11. Closing

This extension makes storage efficiency a bit better than the plain vanilla technique, especially if you are interested in C0 continuous curves.

The extension does come at a price though, as you may find yourself in a situation where you need to store a value that is outside of the possible values for common data formats to store (such as needing to store a negative number or a larger than 255 number in a uint8).

Even so, if these three criteria are met:

  1. You are already storing data in textures. (Counter point: compute is usually preferred over texture lookup these days)
  2. You are relying on the texture interpolator to interpolate values between data points. (Counter point: if you don’t want the interpolation, use a buffer instead so you fit more of the data you actually care about in the cache)
  3. You are storing data in 16 or 32 bit real numbers. (Counter point: uint8 is half as large as 16 bit and a quarter as large as 32 bit already)

Then this may be an attractive solution for you, even over the plain vanilla technique.

For future work, I think it would be interesting to see how this line of thinking applies to surfaces.

I also think there is probably some fertile ground looking into what happens when sampling off of the diagonal of the textures. Intuitively it seems you might be able to store some special case higher order curves in lower dimension / storage textures, but I haven’t looked into it yet.

A common usage case when encoding data in a texture would probably include putting curves side by side on the x axis of the texture. It could be interesting to look into whether curves need to be completely separate from each other horizontally (aka 2 pixel of width for each track of curves in the texture), or if you could perhaps fit two curves side by side in a 3 pixel width, or any similar ideas.

Lastly, when looking at these groups of points on these N dimensional hyper-cubes, I can’t help but wonder what kinds of shapes they are. Are they simplices? If so, is there a pattern to the dimensions they are of?

It’s a bit hard to visualize, but taking a look at the first few rows of pascal’s triangle / hyper cubes here’s what I found:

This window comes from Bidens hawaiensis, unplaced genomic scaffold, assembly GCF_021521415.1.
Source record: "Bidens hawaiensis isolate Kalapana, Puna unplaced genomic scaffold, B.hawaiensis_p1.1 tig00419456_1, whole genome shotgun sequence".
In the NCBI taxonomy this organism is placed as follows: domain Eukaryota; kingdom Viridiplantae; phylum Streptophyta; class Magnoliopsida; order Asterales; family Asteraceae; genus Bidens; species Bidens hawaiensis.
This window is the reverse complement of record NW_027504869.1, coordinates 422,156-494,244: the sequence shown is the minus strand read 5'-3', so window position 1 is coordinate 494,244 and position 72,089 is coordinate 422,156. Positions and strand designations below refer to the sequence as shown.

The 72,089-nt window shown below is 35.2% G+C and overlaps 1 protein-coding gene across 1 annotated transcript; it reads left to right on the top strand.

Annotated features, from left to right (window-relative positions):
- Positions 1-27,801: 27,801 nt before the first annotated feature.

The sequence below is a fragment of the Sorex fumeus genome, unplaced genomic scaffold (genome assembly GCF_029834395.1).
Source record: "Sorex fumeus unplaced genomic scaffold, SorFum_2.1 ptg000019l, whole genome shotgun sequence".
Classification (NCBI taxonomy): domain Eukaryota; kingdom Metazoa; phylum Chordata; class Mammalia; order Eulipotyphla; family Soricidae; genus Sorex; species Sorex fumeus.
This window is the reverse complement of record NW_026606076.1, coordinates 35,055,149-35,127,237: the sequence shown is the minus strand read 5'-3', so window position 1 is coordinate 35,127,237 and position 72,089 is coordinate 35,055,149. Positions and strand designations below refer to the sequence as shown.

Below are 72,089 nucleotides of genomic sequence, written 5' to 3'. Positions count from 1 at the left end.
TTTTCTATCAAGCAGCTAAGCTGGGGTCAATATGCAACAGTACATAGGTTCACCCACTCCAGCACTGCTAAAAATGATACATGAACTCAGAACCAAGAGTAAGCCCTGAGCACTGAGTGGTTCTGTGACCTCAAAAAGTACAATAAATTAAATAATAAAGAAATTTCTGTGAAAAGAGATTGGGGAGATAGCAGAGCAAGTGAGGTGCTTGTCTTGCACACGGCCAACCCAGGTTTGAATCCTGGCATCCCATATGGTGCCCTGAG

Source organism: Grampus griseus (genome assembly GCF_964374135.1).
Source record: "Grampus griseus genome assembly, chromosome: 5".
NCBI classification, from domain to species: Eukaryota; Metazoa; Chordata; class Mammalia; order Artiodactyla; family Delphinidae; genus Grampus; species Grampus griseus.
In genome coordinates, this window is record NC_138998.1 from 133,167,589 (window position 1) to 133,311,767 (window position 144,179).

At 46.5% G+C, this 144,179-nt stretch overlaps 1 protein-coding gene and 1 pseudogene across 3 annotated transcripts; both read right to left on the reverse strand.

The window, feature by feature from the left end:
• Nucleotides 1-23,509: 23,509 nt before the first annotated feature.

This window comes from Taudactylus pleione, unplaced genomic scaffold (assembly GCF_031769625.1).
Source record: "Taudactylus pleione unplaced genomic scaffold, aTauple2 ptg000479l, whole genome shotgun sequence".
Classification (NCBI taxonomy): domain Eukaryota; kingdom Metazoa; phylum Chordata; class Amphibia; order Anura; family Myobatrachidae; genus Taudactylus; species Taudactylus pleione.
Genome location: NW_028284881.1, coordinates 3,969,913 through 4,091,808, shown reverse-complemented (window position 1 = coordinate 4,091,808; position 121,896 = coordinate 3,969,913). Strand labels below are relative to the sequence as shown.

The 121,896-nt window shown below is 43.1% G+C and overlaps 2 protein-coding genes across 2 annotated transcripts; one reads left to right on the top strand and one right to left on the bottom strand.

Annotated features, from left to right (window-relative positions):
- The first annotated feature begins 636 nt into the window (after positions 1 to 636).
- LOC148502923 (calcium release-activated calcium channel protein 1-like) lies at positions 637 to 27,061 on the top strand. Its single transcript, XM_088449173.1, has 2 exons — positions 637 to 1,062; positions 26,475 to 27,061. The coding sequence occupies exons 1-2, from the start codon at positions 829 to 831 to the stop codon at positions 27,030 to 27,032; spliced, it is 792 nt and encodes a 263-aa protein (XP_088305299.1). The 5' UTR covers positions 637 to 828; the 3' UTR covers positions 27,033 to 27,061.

• Dimension 1 (line) : Row 2 = 1,1. Those are both points, so are simplices of 0 dimension.
  • Dimension 2 (square) : Row 3 = 1,2,1. The 1’s are points, the 2 is a line, so are simplices of dimension 0, 1, 0.
  • Dimension 3 (cube) : Row 4 = 1,3,3,1. The 1’s are still points. The 3’s are in fact triangles, I checked. So, simplices of dimension 0, 2, 2, 0.
  • Dimension 4 (hypercube) : Row 5 = 1,4,6,4,1. The 1’s are points. The 4’s are tetrahedrons. The 6 is a 3 dimensional object. I’m not sure it’s shape but that makes it not be a simplex. Possibly it’s two simplices fused together some how. I don’t really know. So, the dimensions anyways are: 0, 3, 3, 3, 0.
  • Beyond? That’s as far as I looked. If you look further / deeper and find anything interesting please share!

Update: PBS Infinite Series ended up posting a video on the topic of hypercube slices and pascal’s triangle (seriously!). Give it a watch if you are interested in how these things relate: Dissecting Hypercubes with Pascal’s Triangle | Infinite Series

Questions, comments, corrections, etc? Post a comment below or hit me up on twitter at @Atrix256.

If you have a usage case for this or any of the related techniques, I’d love to hear about them.

Thanks for reading!

12. Code

It’s easy to talk about things and claim that everything is correct, when in fact, the moment you try it, everything falls apart.

I made up some simple standalone c++ code that goes through the cases we talked about, doing the math we did, and also verifying that the texture interpolation is equivalent to actually calculating Bezier curves (using Bernstein polynomials).

You can also use this code as a starting point to explore higher curve counts or other storage patterns. It uses only standard includes and no libraries, so it should be real easy to drop this into a compiler and start experimenting.

Here’s some example output, which shows 6 cubic curves stored in a 3d texture using the zig zag sampling pattern.

Here’s the code:

#define _CRT_SECURE_NO_WARNINGS

#include <stdio.h>
#include <stdlib.h>
#include <array>
#include <algorithm>
#include <unordered_set>
#include <random>
#include <vector>

#define SHOW_MATHJAX_MATRIX() 0
#define SHOW_MATHJAX_EQUATIONS() 0
#define SHOW_EQUATIONS_BEFORE_SOLVE() 0
#define EQUALITY_TEST_SAMPLES 1000

typedef int32_t TINT;